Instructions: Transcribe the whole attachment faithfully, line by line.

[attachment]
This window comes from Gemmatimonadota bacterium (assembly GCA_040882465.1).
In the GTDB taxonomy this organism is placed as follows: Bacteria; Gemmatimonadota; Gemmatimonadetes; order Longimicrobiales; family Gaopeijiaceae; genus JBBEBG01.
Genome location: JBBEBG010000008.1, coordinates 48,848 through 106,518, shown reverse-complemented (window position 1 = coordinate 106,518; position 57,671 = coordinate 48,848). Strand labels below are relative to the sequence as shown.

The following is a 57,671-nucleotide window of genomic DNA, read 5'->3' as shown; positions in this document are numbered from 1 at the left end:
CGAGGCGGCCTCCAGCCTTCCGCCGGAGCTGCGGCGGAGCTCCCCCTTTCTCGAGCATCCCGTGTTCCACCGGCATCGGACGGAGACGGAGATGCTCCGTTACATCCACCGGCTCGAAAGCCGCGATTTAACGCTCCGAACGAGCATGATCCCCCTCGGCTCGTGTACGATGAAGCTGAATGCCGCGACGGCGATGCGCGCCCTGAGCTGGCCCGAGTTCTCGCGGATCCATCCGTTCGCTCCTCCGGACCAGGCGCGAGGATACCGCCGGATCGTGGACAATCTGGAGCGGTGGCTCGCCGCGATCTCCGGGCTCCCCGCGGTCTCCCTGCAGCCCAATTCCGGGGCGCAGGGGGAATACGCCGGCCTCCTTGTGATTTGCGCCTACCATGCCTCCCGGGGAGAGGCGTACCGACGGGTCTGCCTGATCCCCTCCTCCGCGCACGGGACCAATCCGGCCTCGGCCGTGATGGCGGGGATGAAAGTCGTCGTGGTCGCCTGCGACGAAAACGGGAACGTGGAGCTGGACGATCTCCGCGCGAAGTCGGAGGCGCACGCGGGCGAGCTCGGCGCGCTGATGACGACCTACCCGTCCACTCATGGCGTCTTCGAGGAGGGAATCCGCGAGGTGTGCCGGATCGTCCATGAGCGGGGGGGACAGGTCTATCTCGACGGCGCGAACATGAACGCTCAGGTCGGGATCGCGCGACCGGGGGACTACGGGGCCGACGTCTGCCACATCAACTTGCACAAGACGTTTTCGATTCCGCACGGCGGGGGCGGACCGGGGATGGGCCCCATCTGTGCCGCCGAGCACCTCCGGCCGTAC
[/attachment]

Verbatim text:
This window comes from Gemmatimonadota bacterium (assembly GCA_040882465.1).
In the GTDB taxonomy this organism is placed as follows: Bacteria; Gemmatimonadota; Gemmatimonadetes; order Longimicrobiales; family Gaopeijiaceae; genus JBBEBG01.
Genome location: JBBEBG010000008.1, coordinates 48,848 through 106,518, shown reverse-complemented (window position 1 = coordinate 106,518; position 57,671 = coordinate 48,848). Strand labels below are relative to the sequence as shown.

The following is a 57,671-nucleotide window of genomic DNA, read 5'->3' as shown; positions in this document are numbered from 1 at the left end:
CGAGGCGGCCTCCAGCCTTCCGCCGGAGCTGCGGCGGAGCTCCCCCTTTCTCGAGCATCCCGTGTTCCACCGGCATCGGACGGAGACGGAGATGCTCCGTTACATCCACCGGCTCGAAAGCCGCGATTTAACGCTCCGAACGAGCATGATCCCCCTCGGCTCGTGTACGATGAAGCTGAATGCCGCGACGGCGATGCGCGCCCTGAGCTGGCCCGAGTTCTCGCGGATCCATCCGTTCGCTCCTCCGGACCAGGCGCGAGGATACCGCCGGATCGTGGACAATCTGGAGCGGTGGCTCGCCGCGATCTCCGGGCTCCCCGCGGTCTCCCTGCAGCCCAATTCCGGGGCGCAGGGGGAATACGCCGGCCTCCTTGTGATTTGCGCCTACCATGCCTCCCGGGGAGAGGCGTACCGACGGGTCTGCCTGATCCCCTCCTCCGCGCACGGGACCAATCCGGCCTCGGCCGTGATGGCGGGGATGAAAGTCGTCGTGGTCGCCTGCGACGAAAACGGGAACGTGGAGCTGGACGATCTCCGCGCGAAGTCGGAGGCGCACGCGGGCGAGCTCGGCGCGCTGATGACGACCTACCCGTCCACTCATGGCGTCTTCGAGGAGGGAATCCGCGAGGTGTGCCGGATCGTCCATGAGCGGGGGGGACAGGTCTATCTCGACGGCGCGAACATGAACGCTCAGGTCGGGATCGCGCGACCGGGGGACTACGGGGCCGACGTCTGCCACATCAACTTGCACAAGACGTTTTCGATTCCGCACGGCGGGGGCGGACCGGGGATGGGCCCCATCTGTGCCGCCGAGCACCTCCGGCCGTAC